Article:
Chicago State University agreed Thursday to pay a former school attorney $4.3 million, ending a long and expensive landmark whistleblower lawsuit.
The unexpected agreement came after the cash-strapped public university, whose delays had driven up the interest it owed, told a Cook County judge it would immediately pay James Crowley, who said he was fired in 2010 after reporting alleged misconduct by top university officials.
A jury in 2014 found in Crowley’s favor and ordered Chicago State to pay him more than $3 million, including $1 million in back pay and $2 million in punitive damages, along with attorney fees. But the school had avoided payment while it challenged the jury verdict.
That decision was upheld by the Illinois Appellate Court last year, and the judgment amount grew with the addition of 6 percent interest earned since the verdict and “front pay” — money Crowley would have earned if he had worked between the time of the jury decision and the final order.
Crowley’s case is believed to be the first stemming from a whistleblower claim filed under the state ethics act, which became law in 2003 and included remedies for employees who disclose unethical behavior.
“I’m relieved to have reached the end of this lawsuit. I look forward to personally moving on,” Crowley said Thursday. “I’m also hoping for the future success of Chicago State. It’s a worthy university with a noble mission, and its students deserve our support.”
A Chicago State spokeswoman did not have an immediate comment.
According to the court order agreed to by Crowley and Chicago State, $4,292,594.02 million held in a university bank account will be turned over to Crowley. The agreement comes after a judge on Feb. 1 ordered the university to pay the judgment or rack up about $21,000 a month in additional interest.
Chicago State asked to file written arguments on the matter, and a hearing date was set for May 1. But on Wednesday, the university told Crowley’s attorney, Anthony Pinelli, that it was ready to finalize the matter.
It’s unclear what drove the school’s decision, but university trustees met Friday, including in closed session, though they did not publicly discuss the Crowley lawsuit. The final payment amount includes interest from last month.
The payment comes at a difficult financial time for Chicago State, as the Far South Side university has no funds to spare during the most protracted budget stalemate in Illinois history. The budget impasse has left the state’s colleges and universities with only limited and unpredictable state funding during the past 20 months, and there are no plans for state funding this year.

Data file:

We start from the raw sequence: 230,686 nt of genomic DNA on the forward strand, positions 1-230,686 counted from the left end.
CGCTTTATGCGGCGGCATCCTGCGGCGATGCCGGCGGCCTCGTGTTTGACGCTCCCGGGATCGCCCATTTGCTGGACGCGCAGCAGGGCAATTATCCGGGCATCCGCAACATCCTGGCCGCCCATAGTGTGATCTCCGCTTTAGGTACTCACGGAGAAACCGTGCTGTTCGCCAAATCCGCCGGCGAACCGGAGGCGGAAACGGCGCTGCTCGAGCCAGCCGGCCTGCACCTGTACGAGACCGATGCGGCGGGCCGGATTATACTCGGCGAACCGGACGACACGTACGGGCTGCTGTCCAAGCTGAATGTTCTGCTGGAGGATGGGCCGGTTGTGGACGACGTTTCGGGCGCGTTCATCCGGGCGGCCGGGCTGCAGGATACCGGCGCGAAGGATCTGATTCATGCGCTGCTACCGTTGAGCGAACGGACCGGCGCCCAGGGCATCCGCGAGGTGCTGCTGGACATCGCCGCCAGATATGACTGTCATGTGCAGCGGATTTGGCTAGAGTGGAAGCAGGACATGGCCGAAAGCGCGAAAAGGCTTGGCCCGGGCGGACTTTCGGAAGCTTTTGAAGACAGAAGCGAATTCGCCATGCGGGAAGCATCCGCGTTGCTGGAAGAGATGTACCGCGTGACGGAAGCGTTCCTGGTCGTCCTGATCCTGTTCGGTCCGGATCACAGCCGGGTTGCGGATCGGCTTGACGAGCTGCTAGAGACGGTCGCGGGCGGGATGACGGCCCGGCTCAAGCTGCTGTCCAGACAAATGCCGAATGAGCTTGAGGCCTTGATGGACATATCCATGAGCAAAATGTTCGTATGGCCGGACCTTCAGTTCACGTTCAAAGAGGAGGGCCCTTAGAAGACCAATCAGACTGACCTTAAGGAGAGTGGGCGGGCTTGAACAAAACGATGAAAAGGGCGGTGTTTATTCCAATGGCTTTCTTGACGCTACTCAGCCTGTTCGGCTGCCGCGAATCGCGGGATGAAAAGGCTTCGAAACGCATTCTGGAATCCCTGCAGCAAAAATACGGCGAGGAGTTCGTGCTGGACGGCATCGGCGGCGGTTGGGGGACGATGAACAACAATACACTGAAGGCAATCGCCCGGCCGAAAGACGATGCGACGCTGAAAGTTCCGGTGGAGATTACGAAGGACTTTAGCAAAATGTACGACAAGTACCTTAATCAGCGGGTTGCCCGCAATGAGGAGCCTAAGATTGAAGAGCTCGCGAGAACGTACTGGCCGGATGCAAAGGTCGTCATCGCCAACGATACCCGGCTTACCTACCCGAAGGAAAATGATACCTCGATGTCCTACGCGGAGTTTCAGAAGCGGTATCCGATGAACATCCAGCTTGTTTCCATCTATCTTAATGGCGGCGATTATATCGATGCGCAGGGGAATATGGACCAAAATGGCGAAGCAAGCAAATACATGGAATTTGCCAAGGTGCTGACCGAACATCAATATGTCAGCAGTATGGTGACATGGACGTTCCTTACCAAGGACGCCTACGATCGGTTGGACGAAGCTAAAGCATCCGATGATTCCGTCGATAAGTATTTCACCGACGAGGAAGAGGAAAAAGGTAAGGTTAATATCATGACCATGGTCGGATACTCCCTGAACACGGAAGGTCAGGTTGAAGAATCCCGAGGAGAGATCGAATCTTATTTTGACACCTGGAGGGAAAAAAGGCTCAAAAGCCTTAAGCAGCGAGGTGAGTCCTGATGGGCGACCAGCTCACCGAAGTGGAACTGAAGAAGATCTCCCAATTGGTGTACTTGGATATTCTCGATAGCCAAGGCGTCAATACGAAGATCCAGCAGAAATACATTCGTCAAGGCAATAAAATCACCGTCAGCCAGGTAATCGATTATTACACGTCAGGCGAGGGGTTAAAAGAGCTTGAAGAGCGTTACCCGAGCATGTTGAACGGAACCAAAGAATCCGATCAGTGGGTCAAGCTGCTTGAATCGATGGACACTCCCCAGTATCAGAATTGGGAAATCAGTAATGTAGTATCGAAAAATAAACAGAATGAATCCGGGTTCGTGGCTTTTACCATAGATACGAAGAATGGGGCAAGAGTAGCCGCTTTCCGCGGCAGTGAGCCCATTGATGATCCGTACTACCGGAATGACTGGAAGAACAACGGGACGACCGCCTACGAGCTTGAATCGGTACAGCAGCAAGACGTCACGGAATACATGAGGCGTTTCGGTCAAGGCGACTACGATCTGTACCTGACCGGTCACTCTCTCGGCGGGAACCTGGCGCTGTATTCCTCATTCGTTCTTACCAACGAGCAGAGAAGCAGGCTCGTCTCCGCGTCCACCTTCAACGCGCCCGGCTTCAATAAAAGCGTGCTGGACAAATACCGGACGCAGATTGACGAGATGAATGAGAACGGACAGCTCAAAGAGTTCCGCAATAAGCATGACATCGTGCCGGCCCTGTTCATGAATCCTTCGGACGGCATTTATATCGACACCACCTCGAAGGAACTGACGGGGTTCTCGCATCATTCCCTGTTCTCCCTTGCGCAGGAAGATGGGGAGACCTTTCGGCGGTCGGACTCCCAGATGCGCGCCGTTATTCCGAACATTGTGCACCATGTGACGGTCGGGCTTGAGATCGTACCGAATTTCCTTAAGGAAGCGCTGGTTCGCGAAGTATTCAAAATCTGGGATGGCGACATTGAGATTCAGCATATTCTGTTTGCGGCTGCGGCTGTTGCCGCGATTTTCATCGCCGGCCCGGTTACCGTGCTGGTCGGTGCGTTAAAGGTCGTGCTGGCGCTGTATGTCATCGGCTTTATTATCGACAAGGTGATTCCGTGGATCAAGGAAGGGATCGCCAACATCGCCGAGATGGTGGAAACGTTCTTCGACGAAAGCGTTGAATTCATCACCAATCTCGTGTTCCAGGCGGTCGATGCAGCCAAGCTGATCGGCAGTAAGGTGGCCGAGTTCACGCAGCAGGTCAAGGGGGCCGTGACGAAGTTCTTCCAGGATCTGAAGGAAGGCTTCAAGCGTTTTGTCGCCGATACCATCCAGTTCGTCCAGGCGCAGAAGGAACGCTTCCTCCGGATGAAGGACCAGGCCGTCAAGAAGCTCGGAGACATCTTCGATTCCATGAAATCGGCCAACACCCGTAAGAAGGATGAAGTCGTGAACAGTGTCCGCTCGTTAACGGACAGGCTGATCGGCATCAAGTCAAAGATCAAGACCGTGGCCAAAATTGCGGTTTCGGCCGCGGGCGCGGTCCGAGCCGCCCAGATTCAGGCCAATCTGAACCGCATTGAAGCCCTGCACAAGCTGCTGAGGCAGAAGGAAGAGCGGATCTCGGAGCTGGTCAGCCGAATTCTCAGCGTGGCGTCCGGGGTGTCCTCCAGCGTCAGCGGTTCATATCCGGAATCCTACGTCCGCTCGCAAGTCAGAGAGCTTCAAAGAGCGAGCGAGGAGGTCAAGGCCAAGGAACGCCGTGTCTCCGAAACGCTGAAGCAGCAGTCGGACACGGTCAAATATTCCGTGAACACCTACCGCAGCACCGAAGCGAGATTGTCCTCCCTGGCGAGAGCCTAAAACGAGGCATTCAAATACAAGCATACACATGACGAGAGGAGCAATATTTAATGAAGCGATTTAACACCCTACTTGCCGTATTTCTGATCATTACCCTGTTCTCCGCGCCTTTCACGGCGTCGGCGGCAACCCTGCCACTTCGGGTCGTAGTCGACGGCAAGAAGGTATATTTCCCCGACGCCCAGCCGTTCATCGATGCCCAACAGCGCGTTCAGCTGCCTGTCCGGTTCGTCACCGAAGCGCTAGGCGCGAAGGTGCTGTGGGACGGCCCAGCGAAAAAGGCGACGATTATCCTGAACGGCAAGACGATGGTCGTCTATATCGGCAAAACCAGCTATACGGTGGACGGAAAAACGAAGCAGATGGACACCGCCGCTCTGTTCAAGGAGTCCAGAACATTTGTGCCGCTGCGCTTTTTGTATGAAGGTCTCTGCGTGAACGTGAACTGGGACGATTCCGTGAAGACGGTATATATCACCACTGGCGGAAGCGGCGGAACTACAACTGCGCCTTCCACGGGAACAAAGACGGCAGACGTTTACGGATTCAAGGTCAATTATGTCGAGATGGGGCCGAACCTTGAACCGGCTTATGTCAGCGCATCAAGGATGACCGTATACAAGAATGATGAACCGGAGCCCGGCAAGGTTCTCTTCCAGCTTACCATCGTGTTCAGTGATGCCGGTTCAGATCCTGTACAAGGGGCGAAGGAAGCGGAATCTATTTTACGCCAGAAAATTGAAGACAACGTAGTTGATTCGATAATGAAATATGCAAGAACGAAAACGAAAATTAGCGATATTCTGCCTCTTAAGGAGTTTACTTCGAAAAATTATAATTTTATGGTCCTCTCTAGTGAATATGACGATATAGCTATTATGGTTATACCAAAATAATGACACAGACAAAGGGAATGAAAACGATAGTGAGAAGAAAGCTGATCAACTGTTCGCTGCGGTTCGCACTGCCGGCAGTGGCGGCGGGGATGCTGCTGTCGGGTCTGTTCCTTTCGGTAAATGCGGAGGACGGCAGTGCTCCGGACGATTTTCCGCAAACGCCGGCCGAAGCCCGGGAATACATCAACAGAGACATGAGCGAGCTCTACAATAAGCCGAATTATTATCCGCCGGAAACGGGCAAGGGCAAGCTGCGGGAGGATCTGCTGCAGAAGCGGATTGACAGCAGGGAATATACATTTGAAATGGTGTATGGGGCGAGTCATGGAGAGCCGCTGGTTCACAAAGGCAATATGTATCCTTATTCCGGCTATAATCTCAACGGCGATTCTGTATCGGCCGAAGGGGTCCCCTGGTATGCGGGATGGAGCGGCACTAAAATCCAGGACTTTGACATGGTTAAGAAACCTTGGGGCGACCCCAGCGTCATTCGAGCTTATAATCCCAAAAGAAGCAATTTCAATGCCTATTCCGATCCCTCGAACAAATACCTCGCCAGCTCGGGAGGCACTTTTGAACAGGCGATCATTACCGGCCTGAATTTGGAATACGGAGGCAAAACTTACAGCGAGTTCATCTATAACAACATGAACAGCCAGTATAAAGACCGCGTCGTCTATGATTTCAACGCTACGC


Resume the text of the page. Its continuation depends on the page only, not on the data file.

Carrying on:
The university, at risk of ending the school year with a deficit, has drained cash from its savings to support routine operations and has laid off hundreds of employees.
What’s more, the school’s insurance carrier has argued it is not obligated to cover the Crowley judgment. The insurance underwriter, Illinois National Insurance Co., informed university officials last year that Chicago State’s policy does not cover claims stemming from a “fraudulent or dishonest act or a willful violation of any statute, rule or law.” The university has sued the insurance carrier.
Pinelli called the whistleblower lawsuit “as dirty a fight as we had ever been in.”
“I think the result was fair,” he said. “I also think it’s important that we made significant law under the ethics act. … It is now a guideline for people who may lose their job because they point out misconduct by state officials.”
Crowley, who has worked temporary jobs since leaving Chicago State, had claimed he was fired after he refused to withhold documents about President Wayne Watson’s employment that a faculty member had requested under the Illinois open records law. He also said he was retaliated against after reporting questionable university contracts to the attorney general’s office.
Watson stepped down as president in 2015 and holds the title of president emeritus.
“To have carved out this area of the whistleblower law is humbling, and I hope to continuing inspiring people to uphold ethical standards in government,” Crowley said.
Courts criticized Chicago State throughout the case. In an unusually harsh ruling, a three-judge panel of the Illinois Appellate Court called the university’s behavior “thoroughly reprehensible” and suggested Watson and his top lieutenants acted with “malice and deceit.”
In his order last month, Cook County Judge James McCarthy again criticized Chicago State officials.
“The ethics act specifically provides that the employee may be awarded all remedies necessary to make the state employee whole,” McCarthy wrote, adding that Chicago State could have stopped the judgment from increasing “but rather chose to delay payment to its former employee.” The judge called the university’s handling of the lawsuit “yet another example of the management style and judgment exercised by the officials at Chicago State.”
via Breaking News – Chicago Tribune http://ift.tt/1LjWE0R
March 9, 2017 at 04:48AM